Apart from being a socialite, Emily Warren Roebling was also a skilled engineer. She took over the reins of designing the Brooklyn Bridge when her husband, the chief engineer of the project, Washington Augustus Roebling, was rendered bedridden. She went against the grain and earned a law certificate, too.
Engineer Washington Roebling is largely remembered for co-designing the Brooklyn Bridge with his father, John Augustus. He also worked as part of the Union Army during the Civil War. A perfectionist, he was once found unconscious in a compressed-air chamber at work, and that affected him permanently.
20 Ren Zhengfei
Ren Zhengfei is a Chinese engineer and entrepreneur. He is credited with founding Huawei, the second-largest manufacturer of smartphones and the largest manufacturer of telecommunications equipment in the world. He also serves as the CEO of Huawei Technologies Co., Ltd. In 2005, Ren Zhengfei was named in Time magazine's 100 most influential people in the world list.
21 George Meade
George Meade was a civil engineer and United States Army officer best remembered for decisively defeating Robert E. Lee in the American Civil War. After the war, he played an important role during the Reconstruction era. As a civil engineer, George Meade was involved in the construction of many lighthouses.
Scottish engineer John Loudon McAdam introduced the world to the macadam road surface, which was more economical and effective than all previous road-construction methods. He suggested that roads should be constructed at an elevated level for better drainage. He also became Britain’s Surveyor-General of Metropolitan Roads.
Glasgow-born civil engineer Robert Stevenson initially built lighthouses as part of the Scottish Lighthouse Board. Apart from constructing the Bell Rock Lighthouse in Scotland, he also invented the hydrophore and flashing lights. He was also the grandfather of writer Robert Louis Stevenson. He is part of the Scottish Engineering Hall of Fame.
Alexis Tsipras is a Greek politician who served as the Prime Minister of the country from 2015 to 2019. From 2018 to 2019, he served as the Minister for Foreign Affairs. The current Leader of the Opposition, Alexis Tsipras has also been serving as the president of Syriza, the left wing political party in Greece . In 2015, he was named among 100 most influential people by Time.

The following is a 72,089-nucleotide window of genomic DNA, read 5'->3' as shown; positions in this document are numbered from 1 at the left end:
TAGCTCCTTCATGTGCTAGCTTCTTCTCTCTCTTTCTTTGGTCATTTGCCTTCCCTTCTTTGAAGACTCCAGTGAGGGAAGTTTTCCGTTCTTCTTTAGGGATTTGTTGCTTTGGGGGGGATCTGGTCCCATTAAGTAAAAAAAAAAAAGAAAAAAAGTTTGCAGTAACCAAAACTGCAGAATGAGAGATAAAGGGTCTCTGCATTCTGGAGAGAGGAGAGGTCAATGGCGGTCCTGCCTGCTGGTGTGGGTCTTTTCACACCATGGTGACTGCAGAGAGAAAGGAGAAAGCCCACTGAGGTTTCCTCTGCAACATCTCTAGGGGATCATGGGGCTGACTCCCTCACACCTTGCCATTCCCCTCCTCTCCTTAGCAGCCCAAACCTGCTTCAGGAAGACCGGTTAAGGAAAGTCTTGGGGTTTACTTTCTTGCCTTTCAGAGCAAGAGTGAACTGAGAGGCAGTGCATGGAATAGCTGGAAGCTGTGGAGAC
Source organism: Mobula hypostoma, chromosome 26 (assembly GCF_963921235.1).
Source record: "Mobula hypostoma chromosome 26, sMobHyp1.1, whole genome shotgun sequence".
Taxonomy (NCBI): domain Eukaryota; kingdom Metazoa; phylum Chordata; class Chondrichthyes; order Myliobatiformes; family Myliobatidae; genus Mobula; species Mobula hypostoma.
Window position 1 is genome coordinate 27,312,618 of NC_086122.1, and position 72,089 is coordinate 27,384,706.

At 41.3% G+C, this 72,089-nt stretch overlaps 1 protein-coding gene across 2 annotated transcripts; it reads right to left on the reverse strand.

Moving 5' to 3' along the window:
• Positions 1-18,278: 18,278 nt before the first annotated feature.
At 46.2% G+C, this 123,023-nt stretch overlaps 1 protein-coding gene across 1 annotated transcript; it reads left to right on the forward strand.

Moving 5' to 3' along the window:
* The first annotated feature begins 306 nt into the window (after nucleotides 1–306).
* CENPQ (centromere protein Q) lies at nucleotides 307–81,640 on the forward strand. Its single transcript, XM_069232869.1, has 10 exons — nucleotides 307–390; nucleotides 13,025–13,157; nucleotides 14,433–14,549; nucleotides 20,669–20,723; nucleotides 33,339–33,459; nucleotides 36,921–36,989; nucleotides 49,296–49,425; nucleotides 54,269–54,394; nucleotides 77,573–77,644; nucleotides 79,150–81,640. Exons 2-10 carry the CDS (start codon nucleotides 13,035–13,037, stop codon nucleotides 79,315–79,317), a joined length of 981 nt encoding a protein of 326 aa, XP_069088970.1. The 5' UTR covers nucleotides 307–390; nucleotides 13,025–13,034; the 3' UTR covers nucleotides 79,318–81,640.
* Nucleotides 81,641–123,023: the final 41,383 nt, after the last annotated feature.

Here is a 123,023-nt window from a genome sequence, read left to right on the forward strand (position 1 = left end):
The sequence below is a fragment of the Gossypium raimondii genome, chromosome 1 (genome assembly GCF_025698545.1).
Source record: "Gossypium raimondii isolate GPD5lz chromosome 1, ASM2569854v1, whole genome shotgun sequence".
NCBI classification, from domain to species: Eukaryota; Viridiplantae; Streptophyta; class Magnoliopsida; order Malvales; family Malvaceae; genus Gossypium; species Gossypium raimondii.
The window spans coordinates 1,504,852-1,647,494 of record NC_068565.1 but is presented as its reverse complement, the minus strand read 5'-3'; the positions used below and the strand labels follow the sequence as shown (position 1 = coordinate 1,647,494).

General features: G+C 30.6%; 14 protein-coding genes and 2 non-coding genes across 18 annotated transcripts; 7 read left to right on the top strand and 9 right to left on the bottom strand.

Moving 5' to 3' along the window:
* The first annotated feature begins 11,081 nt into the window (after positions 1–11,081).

French-British engineer Marc Isambard Brunel is best known for constructing the Thames Tunnel and had been the chief engineer of New York City. He had also spent time in a debtor’s prison for his association with loss-making projects. He was the father of renowned engineer Isambard Kingdom Brunel.
US Army officer Leslie Groves is best remembered for his association with the Manhattan Project, which was aimed at developing atom bombs during World War II. He was also in-charge of building a place to house the War Department’s staff in a structure that later became the Pentagon.
George Washington Goethals was an American civil engineer and US-Army General remembered for his role as an overseer of the construction of the Panama Canal. He also served as the first Governor of the Panama Canal Zone from 1914 to 1917. Goethals has been honored with several tributes, including the Society of American Military Engineers' establishment of the Goethals Medal.
Osborne Reynolds is best remembered for revolutionizing the fields of hydraulics and fluid dynamics. Born to a clergy father who was also a mathematician, Reynolds developed an interest in mechanics early in life. Reynolds was the first engineering professor at Owens College, Manchester, and also a Royal Society fellow.
William Mulholland was initially hailed as a hero for building the first aqueduct system of Los Angeles, as the first chief engineer of the Los Angeles Department of Water and Power. He later resigned taking responsibility for the collapse of the St. Francis Dam, which had caused countless deaths.